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Glossary of Physiology Terms – I
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I band
Definition:
The I band is the region of a striated muscle sarcomere that contains thin filaments. This region is closest to the Z disk, and is the lightest region of the sarcomere when viewed in under the light or electron microscope. The I band is occupied by the thin filaments only. Each Z disk runs through the middle of the I band. Therefore, half of each I band belongs to one sarcomere, and the other half belongs to the neighboring sarcomere. The I band shortens as the muscle contracts and the sarcomere shortens.

Related glossary terms/phrases:
A band
H zone
M line
Z disk



Ileum
Definition:
The last region (i.e., most distal region) of the small intestine. Ileum receives the contents of the jejunum and, in turn, the contents of ileum leave the small intestine by emptying into the cecum. In adult humans, the ileum is about 2-4 meters (about 6.5-13 feet) long.

Related glossary terms/phrases:
Duodenum
Jejunum



Impermeable
Definition:
Not permeable. Not allowing the passage of substances. Impermeable refers to a property of a membrane or channel pore in preventing or restricting the passage of substances. For example, the lipid bilayer portion of biological membranes is highly impermeable to ions and large polar molecules.

See also permeable.

Related glossary terms/phrases:
Permeable
Permeability
Permeant
Impermeant

See also:
Lipid Bilayer Permeability



Impermeant
Definition:
Not permeant. Incapable of passing through or penetrating. Impermeant refers to the inability of a substance (e.g., ion or molecule) to cross (i.e., permeate or penetrate) a biological membrane or channel pore. For example, it can be said that ions are membrane impermeant.

See also permeant.

Related glossary terms/phrases:
Permeant
Permeability
Permeable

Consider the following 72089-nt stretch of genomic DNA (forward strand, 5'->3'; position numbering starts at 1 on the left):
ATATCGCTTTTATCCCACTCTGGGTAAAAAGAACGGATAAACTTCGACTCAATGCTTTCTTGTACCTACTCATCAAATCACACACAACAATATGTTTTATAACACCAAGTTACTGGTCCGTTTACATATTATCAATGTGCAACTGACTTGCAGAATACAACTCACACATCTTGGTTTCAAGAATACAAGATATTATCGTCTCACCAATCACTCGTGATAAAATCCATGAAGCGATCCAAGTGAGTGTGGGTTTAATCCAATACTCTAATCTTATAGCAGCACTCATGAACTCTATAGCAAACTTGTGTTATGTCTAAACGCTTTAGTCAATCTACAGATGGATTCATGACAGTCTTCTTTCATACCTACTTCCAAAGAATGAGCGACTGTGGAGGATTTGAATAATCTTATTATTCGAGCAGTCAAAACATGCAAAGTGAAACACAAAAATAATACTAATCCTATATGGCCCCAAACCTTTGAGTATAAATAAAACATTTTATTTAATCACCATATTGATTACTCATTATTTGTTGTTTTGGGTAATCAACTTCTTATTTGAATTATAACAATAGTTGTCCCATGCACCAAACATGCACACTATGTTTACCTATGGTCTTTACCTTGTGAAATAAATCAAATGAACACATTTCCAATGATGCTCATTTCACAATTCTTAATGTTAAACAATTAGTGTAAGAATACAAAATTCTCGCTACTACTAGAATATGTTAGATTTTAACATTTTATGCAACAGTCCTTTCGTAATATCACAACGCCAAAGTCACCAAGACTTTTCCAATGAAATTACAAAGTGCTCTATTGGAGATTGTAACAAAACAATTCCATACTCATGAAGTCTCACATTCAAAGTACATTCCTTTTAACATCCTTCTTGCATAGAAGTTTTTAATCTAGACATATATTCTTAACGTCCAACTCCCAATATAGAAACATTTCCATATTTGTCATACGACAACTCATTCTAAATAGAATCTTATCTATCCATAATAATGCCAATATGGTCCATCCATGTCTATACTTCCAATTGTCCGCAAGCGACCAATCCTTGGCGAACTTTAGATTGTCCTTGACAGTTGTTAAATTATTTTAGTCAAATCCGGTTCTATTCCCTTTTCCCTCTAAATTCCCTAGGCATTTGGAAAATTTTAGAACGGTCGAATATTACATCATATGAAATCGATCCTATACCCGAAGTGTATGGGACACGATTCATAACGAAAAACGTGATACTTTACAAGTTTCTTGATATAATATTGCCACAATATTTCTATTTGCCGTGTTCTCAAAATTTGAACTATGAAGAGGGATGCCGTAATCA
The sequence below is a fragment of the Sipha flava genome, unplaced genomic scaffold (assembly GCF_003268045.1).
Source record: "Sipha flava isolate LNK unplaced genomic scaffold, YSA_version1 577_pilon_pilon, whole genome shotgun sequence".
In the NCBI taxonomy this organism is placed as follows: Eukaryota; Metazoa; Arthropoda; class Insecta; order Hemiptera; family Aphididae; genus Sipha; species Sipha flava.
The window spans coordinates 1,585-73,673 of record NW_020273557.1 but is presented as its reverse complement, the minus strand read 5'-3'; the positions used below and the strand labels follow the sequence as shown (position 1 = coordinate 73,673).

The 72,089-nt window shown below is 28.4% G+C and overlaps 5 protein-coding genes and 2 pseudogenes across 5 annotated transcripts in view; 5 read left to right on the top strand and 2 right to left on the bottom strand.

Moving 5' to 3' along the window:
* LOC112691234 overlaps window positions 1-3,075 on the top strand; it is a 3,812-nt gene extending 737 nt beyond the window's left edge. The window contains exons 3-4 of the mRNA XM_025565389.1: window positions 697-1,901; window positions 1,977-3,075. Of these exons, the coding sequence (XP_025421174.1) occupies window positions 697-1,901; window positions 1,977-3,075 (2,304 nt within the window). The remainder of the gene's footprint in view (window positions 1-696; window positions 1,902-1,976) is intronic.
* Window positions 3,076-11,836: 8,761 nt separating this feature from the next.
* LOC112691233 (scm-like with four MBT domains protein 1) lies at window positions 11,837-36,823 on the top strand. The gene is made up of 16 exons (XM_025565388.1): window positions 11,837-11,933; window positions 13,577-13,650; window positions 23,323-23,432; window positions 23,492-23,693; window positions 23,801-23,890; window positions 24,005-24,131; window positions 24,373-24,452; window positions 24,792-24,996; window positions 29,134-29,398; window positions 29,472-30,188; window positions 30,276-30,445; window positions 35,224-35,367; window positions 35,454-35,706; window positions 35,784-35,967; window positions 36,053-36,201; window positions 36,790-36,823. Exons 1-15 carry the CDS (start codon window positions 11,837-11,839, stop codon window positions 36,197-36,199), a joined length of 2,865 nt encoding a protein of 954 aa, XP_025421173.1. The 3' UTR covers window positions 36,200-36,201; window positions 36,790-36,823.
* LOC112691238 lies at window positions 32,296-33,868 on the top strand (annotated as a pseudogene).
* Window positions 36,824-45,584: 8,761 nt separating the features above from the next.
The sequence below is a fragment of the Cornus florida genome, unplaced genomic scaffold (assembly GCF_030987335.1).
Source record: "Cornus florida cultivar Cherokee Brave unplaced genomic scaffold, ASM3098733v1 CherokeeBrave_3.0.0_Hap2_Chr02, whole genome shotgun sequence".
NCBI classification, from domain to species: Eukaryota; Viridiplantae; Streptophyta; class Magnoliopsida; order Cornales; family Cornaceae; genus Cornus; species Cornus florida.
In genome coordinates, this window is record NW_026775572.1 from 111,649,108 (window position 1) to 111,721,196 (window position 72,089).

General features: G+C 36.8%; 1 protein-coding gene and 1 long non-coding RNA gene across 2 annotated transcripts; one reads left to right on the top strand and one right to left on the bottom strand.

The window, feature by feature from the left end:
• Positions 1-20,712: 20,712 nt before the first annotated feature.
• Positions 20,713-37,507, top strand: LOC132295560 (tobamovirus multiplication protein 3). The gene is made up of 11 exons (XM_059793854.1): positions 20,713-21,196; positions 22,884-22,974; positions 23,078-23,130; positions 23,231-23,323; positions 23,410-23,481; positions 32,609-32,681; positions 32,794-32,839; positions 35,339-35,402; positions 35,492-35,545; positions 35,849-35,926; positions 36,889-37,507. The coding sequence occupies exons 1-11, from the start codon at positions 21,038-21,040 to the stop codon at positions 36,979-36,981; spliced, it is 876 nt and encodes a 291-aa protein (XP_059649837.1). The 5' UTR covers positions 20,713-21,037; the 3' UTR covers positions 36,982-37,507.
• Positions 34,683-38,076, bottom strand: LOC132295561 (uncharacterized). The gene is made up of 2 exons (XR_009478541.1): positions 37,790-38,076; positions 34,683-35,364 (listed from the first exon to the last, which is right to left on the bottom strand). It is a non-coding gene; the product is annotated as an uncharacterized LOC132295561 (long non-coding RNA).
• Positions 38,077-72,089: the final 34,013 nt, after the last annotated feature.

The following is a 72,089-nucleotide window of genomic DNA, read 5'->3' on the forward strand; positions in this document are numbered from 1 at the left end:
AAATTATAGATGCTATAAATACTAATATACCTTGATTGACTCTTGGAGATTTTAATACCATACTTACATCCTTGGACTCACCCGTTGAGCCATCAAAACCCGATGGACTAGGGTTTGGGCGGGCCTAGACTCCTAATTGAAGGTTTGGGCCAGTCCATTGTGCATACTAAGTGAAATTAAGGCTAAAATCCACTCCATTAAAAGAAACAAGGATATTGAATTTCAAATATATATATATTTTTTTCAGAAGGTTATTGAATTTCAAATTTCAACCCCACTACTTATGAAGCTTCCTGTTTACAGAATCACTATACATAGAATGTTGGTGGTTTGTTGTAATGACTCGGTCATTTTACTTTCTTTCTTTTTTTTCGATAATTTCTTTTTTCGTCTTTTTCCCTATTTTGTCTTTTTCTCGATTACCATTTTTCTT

Impermeable

See also:
Lipid Bilayer Permeability



Inactivation
Definition:
Channel inactivation

See:
Channel inactivation



Influx
Definition:
Movement of a substance into the cell.

Influx is reported as a rate. It is the amount of substance that moves through a given area of the plasma membrane per unit time.

Related glossary terms/phrases:
Flux
Efflux
Unidirectional flux
Net flux



Intrinsic factor
Definition:
A glycoprotein released by parietal cells (also know as oxyntic cells) located in the fundus region of the stomach. Intrinsic factor is required for vitamin B12 absorption in the small intestine.



Inward current
Definition:
In electrophysiological convention, a negative current value or downward deflection of a current trace is typically referred to as an inward current. A negative current value (i.e., inward current) can reflect either the movement of positive ions (cations) into the cell or negative ions (anions) out of the cell.

See also:
Neuronal Action Potential - Pharmacological Inhibition of Na+ and K+ Channels



Iodide trap
Definition:
Refers to the ability of the thyroid gland to accumulate iodide (I) against a steep electrochemical gradient. While the iodide concentration in plasma and interstitial fluid is approximately 300 nL, iodide concentration in the cytoplasm of thyroid follicular cells, as well as the lumen of thyroid follicles can be many folds higher. The protein that enables iodide transport into the thyroid gland against an electrochemical gradient is the Na+/iodide symporter (NIS), which is located in the basolateral membrane of thyroid follicular cells. Within the lumen of thyroid follicles, iodide is incorporated into the tyrosine residues of thyroglobulin during thyroid hormone biosynthesis, hence, allowing very high iodide concentrations in the colloid.



Ion-coupled transport
Definition:
Secondary active transport

See:
Secondary active transport









Posted: Tuesday, March 5, 2013
Last updated: Friday, January 16, 2015